Minimum Wage

Posted in: Economics, Finance, Minimum Wage, Minimum Wage Increase, Raising Minimum Wage, Samples

The minimum wage is the lowest rate at which a worker can be played. There she minimum wage laws pegged to hourly, daily and even monthly rates, although U. S. law is pegged to an hourly wage. Also, a minimum wage law usually makes it illegal for a person to sell his labor for less than the minimum wage rate The general purpose of the minimum wage is to guarantee a living wage to all workers who work a standard period of time, whatever that might be. In theory, any labor who works 40 houses a week on minimum wage should be at or above the poverty level line.

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However, the minimum wage has not kept up pace with the inflation in the United States and the cost of living increases more than the wage increases that are given and that way behind the standards Minimum wage laws were first started in Australia and New Zealand in the 1890s. The first minimum wage to be law was in Massachusetts in the 1912 but it only applied to children and women. The federal minimum wage was established in 1938 by the Fair Labor Standards Act. Initially set at 25 cents an hour, the wage has been raised periodically to reflect changes in inflation and productivity.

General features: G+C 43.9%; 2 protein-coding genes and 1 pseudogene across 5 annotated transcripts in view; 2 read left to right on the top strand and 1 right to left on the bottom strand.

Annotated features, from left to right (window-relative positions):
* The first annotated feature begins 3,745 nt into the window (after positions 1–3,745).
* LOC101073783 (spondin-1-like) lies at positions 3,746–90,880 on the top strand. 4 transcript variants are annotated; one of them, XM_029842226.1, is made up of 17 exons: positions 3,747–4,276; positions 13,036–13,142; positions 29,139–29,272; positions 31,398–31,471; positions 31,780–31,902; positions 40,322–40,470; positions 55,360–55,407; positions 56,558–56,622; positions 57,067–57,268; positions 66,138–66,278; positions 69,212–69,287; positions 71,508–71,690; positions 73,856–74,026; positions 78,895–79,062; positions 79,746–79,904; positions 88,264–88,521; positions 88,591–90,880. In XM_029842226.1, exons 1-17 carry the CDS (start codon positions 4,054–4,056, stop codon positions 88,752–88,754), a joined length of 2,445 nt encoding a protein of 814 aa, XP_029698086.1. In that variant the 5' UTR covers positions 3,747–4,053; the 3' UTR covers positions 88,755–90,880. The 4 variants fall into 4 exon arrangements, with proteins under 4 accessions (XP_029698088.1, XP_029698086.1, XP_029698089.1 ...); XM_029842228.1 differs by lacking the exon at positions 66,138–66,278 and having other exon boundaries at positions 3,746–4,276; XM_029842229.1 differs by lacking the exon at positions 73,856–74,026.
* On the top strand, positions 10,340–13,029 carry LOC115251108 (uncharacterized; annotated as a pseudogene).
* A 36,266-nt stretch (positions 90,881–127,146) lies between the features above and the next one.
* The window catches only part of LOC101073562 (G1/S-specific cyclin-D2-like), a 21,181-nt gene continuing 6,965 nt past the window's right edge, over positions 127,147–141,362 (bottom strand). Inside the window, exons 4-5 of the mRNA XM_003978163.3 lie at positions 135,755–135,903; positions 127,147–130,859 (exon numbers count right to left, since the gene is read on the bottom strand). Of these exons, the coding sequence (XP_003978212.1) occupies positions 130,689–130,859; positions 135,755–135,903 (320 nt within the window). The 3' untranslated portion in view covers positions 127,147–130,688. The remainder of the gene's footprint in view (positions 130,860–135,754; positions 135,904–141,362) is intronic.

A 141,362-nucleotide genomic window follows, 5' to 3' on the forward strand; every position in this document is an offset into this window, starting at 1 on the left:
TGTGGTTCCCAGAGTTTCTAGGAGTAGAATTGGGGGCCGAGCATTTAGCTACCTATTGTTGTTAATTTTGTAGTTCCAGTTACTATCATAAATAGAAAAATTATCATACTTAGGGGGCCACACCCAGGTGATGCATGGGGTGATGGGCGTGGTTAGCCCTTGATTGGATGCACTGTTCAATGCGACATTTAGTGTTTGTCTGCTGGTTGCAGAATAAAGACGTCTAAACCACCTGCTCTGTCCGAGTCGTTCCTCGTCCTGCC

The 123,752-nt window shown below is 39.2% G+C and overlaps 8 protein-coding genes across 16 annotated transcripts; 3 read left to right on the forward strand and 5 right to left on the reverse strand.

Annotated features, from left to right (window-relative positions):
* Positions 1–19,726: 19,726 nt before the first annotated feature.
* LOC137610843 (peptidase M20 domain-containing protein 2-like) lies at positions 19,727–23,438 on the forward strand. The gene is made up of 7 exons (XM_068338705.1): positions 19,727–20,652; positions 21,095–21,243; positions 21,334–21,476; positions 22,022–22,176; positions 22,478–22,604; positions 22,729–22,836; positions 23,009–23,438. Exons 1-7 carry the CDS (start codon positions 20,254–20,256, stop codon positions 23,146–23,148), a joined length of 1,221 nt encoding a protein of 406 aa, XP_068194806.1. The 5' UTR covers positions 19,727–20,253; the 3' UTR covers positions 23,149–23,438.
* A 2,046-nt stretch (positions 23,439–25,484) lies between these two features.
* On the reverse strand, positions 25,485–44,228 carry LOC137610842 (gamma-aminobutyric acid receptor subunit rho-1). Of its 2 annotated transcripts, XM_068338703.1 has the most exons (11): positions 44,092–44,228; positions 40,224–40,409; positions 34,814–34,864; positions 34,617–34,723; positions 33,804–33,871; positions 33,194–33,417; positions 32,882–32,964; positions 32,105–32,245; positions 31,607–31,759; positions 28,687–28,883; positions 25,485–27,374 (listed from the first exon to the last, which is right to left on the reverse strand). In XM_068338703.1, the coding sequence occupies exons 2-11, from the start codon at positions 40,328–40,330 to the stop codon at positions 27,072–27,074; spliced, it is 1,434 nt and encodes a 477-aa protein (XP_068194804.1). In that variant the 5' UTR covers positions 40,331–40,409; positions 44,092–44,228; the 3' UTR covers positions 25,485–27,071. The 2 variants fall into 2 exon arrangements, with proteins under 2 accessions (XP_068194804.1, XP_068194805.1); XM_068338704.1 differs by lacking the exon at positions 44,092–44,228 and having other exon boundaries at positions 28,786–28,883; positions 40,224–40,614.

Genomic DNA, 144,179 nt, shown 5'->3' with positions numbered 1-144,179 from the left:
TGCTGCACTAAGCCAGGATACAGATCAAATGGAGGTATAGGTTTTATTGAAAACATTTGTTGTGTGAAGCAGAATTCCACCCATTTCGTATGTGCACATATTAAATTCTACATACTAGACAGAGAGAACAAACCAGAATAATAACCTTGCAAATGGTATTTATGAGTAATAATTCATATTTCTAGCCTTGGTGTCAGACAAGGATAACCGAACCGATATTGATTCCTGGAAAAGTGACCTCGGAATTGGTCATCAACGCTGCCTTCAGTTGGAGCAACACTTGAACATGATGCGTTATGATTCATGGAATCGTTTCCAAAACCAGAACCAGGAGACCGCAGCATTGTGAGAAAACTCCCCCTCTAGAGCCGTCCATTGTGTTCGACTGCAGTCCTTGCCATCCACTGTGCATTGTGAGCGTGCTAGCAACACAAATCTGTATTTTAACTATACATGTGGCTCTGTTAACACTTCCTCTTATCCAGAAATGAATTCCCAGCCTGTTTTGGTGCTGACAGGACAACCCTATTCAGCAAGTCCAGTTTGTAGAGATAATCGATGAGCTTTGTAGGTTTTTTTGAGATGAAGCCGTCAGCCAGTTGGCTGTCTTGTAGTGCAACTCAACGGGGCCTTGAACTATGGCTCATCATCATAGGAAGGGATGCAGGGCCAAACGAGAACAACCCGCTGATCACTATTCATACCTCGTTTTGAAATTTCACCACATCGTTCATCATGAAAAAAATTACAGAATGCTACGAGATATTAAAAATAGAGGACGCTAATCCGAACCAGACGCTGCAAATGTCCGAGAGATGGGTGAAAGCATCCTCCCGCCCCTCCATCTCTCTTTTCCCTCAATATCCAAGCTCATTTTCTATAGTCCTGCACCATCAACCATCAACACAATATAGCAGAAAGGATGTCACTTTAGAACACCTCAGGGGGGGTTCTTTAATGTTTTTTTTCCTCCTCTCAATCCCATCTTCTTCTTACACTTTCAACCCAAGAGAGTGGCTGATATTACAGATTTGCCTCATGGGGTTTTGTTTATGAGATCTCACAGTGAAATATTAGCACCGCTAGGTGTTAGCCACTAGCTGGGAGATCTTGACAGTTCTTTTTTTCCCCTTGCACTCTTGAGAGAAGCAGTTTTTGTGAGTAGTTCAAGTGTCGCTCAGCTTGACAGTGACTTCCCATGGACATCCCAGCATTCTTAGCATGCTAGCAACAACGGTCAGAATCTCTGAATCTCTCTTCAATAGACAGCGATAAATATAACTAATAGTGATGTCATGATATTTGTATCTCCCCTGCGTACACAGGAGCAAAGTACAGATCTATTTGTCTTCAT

That the mimic wages often involve protracted political battles, Did you know that one in five Americans worked in the poverty levels by the guide lines of the federal government,” Paul Oysterman, an economist at the M. I. T. Sloan School of Management wrote in a recent New York Times editorial. He says the current minimum wage is lower, in inflation-adjusted terms, than it was in 1968. Currently, 6 percent of all hourly workers make no more than the federal minimum wage of $7. 25, TIME. com In theory it sounds like a good idea to give everybody a raise, but at what expense? By raising minimum wage it was supposed to make it where people would be able to support themselves and get off of government assistance. Well, they did get a raise and are still on government assist. So my question is: what do you think they should make to be able to totally take care of themselves and their family? Do you think raising minimum wage is the answer? Do you realize that the businesses must be able to meet a payroll?